## 2.3 Thermal and non-thermal effects on pCO2 calculations

To determine the relative importance of the thermal and non-thermal effects on the changes in pCO2 in seawater (e.g. Landschützer et al., 2015; Reimer et al., 2017), we follow the method described by Takahashi et al. (2002). To remove the thermal effect from the observed pCO2, the data were normalized to a constant temperature (the mean in situ SST depending on the focus considered) according to Eq. (1).

$\begin{array}{}\text{(1)}& \begin{array}{rl}p{\mathrm{CO}}_{\mathrm{2}}\phantom{\rule{0.25em}{0ex}}\phantom{\rule{0.25em}{0ex}}\text{at}\phantom{\rule{0.25em}{0ex}}\phantom{\rule{0.25em}{0ex}}{\mathrm{SST}}_{\mathrm{mean}}& ={\left(p{\mathrm{CO}}_{\mathrm{2}}\right)}_{\mathrm{obs}}\\ & \cdot \mathrm{exp}\left[\mathrm{0.0423}\cdot \left({\mathrm{SST}}_{\mathrm{mean}}-{\mathrm{SST}}_{\mathrm{obs}}\right)\right],\end{array}\end{array}$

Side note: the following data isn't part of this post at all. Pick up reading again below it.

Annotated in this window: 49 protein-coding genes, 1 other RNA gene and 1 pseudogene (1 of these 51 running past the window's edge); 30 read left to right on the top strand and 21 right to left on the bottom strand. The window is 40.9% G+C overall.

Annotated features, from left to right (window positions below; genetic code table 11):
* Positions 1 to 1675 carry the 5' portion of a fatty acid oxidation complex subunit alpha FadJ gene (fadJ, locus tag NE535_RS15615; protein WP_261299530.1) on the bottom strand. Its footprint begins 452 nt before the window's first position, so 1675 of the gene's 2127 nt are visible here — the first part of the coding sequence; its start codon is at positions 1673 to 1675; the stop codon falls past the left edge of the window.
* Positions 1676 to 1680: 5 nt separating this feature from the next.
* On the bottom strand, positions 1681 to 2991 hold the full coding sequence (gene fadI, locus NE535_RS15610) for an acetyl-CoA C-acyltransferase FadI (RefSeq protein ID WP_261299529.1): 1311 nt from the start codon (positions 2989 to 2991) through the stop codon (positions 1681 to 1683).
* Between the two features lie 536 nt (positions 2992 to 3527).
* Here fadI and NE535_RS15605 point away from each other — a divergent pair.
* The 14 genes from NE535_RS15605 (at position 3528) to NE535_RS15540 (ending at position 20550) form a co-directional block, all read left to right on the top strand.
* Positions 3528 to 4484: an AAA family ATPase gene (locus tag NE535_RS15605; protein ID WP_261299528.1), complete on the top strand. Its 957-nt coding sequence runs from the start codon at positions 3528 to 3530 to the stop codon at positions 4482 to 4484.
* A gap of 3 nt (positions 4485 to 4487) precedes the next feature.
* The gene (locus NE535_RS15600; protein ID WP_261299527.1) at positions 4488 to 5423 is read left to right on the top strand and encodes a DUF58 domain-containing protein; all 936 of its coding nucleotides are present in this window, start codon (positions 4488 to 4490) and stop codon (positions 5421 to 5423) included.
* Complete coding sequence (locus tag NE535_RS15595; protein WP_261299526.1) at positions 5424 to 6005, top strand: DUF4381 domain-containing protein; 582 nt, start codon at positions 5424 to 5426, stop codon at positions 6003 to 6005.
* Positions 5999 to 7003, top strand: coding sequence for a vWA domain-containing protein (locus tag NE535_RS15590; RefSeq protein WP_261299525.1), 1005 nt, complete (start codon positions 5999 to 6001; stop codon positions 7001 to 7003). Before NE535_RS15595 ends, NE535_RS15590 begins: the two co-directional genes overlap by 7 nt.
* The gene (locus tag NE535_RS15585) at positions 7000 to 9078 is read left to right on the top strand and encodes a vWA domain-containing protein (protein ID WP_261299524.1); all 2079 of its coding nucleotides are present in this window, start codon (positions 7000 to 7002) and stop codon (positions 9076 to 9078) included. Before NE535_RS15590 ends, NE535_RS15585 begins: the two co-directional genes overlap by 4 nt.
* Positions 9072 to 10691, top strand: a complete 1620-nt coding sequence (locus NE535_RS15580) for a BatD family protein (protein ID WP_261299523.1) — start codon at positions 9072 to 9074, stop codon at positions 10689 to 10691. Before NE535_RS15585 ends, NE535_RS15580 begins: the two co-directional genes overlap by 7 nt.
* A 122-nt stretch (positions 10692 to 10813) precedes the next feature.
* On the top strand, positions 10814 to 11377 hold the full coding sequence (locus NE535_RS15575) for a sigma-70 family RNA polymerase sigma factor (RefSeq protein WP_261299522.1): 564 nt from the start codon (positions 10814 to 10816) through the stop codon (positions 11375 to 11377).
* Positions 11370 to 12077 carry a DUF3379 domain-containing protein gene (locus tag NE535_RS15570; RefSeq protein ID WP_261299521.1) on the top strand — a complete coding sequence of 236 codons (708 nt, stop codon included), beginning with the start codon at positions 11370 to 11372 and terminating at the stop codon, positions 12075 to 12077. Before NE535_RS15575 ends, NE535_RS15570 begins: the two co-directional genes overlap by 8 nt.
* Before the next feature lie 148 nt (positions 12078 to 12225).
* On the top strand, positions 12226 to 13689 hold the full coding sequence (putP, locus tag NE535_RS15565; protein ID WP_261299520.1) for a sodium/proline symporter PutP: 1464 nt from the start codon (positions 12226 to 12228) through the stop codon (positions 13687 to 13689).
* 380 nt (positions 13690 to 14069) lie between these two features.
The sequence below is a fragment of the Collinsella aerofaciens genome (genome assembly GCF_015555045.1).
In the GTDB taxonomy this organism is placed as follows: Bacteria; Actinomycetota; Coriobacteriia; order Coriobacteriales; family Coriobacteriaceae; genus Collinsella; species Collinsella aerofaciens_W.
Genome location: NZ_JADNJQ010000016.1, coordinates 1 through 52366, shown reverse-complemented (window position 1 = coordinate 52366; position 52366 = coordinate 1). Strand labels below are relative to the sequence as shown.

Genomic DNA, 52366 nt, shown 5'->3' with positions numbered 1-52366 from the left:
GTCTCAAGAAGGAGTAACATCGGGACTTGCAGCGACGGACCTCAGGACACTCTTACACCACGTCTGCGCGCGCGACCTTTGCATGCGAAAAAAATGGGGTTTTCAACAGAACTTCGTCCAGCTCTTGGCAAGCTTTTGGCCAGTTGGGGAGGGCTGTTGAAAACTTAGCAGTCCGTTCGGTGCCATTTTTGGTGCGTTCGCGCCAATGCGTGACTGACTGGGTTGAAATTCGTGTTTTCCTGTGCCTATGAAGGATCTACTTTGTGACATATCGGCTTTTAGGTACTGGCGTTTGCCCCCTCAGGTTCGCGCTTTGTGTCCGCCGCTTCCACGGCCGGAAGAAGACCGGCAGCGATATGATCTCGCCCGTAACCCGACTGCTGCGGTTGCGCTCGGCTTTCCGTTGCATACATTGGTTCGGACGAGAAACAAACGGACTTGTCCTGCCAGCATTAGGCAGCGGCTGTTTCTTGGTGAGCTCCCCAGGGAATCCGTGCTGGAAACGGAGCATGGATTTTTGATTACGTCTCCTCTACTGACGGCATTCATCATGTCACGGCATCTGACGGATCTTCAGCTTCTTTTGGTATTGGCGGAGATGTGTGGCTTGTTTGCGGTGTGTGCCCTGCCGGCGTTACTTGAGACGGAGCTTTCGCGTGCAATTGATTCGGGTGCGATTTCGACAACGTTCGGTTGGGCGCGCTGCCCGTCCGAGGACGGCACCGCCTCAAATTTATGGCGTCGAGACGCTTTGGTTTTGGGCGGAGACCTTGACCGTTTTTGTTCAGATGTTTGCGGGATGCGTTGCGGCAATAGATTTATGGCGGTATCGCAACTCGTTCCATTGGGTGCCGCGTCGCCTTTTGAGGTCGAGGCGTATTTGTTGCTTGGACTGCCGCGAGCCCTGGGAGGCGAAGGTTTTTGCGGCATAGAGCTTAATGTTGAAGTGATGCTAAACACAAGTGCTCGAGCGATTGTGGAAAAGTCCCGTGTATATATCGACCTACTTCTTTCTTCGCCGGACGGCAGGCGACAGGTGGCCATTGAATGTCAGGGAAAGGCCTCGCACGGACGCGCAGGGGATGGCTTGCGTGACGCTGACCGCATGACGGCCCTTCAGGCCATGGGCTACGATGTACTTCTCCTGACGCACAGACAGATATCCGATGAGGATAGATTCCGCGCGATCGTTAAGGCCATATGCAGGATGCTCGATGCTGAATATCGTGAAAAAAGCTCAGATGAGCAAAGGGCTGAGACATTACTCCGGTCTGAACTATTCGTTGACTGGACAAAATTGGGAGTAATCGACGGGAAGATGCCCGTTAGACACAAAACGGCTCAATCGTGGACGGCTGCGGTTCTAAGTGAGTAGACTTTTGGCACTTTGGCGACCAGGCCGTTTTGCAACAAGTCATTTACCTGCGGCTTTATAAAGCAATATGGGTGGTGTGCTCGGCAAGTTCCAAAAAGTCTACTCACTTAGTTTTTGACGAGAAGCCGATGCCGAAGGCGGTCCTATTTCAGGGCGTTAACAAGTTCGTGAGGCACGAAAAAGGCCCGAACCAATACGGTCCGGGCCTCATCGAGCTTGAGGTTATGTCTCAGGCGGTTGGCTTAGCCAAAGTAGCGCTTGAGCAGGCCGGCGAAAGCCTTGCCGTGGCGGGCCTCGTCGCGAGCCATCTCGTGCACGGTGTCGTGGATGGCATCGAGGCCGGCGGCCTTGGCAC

where the subscripts “mean” and “obs” indicate the average and observed SST values, respectively.

To analyse the effect of the thermal changes in pCO2 at the given observed temperatures (SSTobs) the following expression has been used:

$\begin{array}{}\text{(2)}& \begin{array}{rl}p{\mathrm{CO}}_{\mathrm{2}}\phantom{\rule{0.25em}{0ex}}\phantom{\rule{0.25em}{0ex}}\text{at}\phantom{\rule{0.25em}{0ex}}\phantom{\rule{0.25em}{0ex}}{\mathrm{SST}}_{\mathrm{obs}}& ={\left(p{\mathrm{CO}}_{\mathrm{2}}\right)}_{\mathrm{mean}}\\ & \cdot \mathrm{exp}\left[\mathrm{0.0423}\cdot \left({\mathrm{SST}}_{\mathrm{obs}}-{\mathrm{SST}}_{\mathrm{mean}}\right)\right].\end{array}\end{array}$